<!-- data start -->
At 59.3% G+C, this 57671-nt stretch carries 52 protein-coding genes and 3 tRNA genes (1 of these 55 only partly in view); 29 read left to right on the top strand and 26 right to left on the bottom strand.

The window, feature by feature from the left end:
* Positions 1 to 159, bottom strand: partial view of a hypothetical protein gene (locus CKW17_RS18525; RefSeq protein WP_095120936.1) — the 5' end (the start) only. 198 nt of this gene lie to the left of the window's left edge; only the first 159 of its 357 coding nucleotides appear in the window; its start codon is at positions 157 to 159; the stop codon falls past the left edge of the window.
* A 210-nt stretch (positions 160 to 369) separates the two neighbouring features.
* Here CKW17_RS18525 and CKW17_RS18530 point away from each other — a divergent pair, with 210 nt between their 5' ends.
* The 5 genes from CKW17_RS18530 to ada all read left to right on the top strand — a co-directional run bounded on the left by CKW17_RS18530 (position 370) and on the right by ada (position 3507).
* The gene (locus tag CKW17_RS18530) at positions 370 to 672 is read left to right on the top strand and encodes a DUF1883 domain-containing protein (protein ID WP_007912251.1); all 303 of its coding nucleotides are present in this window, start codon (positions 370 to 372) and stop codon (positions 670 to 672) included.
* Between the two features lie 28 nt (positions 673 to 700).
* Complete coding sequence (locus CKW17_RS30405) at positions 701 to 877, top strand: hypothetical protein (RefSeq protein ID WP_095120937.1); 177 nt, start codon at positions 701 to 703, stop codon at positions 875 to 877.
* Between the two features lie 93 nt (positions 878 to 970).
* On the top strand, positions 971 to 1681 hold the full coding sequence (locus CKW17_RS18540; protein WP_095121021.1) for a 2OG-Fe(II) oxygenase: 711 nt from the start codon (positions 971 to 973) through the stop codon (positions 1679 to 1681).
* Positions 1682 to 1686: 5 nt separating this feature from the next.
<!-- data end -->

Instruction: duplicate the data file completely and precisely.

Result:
At 59.3% G+C, this 57671-nt stretch carries 52 protein-coding genes and 3 tRNA genes (1 of these 55 only partly in view); 29 read left to right on the top strand and 26 right to left on the bottom strand.

The window, feature by feature from the left end:
* Positions 1 to 159, bottom strand: partial view of a hypothetical protein gene (locus CKW17_RS18525; RefSeq protein WP_095120936.1) — the 5' end (the start) only. 198 nt of this gene lie to the left of the window's left edge; only the first 159 of its 357 coding nucleotides appear in the window; its start codon is at positions 157 to 159; the stop codon falls past the left edge of the window.
* A 210-nt stretch (positions 160 to 369) separates the two neighbouring features.
* Here CKW17_RS18525 and CKW17_RS18530 point away from each other — a divergent pair, with 210 nt between their 5' ends.
* The 5 genes from CKW17_RS18530 to ada all read left to right on the top strand — a co-directional run bounded on the left by CKW17_RS18530 (position 370) and on the right by ada (position 3507).
* The gene (locus tag CKW17_RS18530) at positions 370 to 672 is read left to right on the top strand and encodes a DUF1883 domain-containing protein (protein ID WP_007912251.1); all 303 of its coding nucleotides are present in this window, start codon (positions 370 to 372) and stop codon (positions 670 to 672) included.
* Between the two features lie 28 nt (positions 673 to 700).
* Complete coding sequence (locus CKW17_RS30405) at positions 701 to 877, top strand: hypothetical protein (RefSeq protein ID WP_095120937.1); 177 nt, start codon at positions 701 to 703, stop codon at positions 875 to 877.
* Between the two features lie 93 nt (positions 878 to 970).
* On the top strand, positions 971 to 1681 hold the full coding sequence (locus CKW17_RS18540; protein WP_095121021.1) for a 2OG-Fe(II) oxygenase: 711 nt from the start codon (positions 971 to 973) through the stop codon (positions 1679 to 1681).
* Positions 1682 to 1686: 5 nt separating this feature from the next.